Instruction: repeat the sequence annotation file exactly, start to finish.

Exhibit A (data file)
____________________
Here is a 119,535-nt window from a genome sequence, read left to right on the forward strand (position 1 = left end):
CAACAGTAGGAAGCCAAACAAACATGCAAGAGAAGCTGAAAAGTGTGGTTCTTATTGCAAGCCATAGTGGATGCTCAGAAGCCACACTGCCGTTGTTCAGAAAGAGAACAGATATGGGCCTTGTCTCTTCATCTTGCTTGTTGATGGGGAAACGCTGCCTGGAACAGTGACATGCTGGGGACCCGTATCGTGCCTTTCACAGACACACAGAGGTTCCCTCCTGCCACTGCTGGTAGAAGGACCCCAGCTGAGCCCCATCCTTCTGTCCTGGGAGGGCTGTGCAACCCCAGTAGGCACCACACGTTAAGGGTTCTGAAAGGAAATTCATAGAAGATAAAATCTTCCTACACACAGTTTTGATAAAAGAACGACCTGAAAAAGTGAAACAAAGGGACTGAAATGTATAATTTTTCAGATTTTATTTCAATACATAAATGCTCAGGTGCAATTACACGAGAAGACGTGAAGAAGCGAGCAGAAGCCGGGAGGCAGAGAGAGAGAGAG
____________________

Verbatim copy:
Here is a 119,535-nt window from a genome sequence, read left to right on the forward strand (position 1 = left end):
CAACAGTAGGAAGCCAAACAAACATGCAAGAGAAGCTGAAAAGTGTGGTTCTTATTGCAAGCCATAGTGGATGCTCAGAAGCCACACTGCCGTTGTTCAGAAAGAGAACAGATATGGGCCTTGTCTCTTCATCTTGCTTGTTGATGGGGAAACGCTGCCTGGAACAGTGACATGCTGGGGACCCGTATCGTGCCTTTCACAGACACACAGAGGTTCCCTCCTGCCACTGCTGGTAGAAGGACCCCAGCTGAGCCCCATCCTTCTGTCCTGGGAGGGCTGTGCAACCCCAGTAGGCACCACACGTTAAGGGTTCTGAAAGGAAATTCATAGAAGATAAAATCTTCCTACACACAGTTTTGATAAAAGAACGACCTGAAAAAGTGAAACAAAGGGACTGAAATGTATAATTTTTCAGATTTTATTTCAATACATAAATGCTCAGGTGCAATTACACGAGAAGACGTGAAGAAGCGAGCAGAAGCCGGGAGGCAGAGAGAGAGAGAG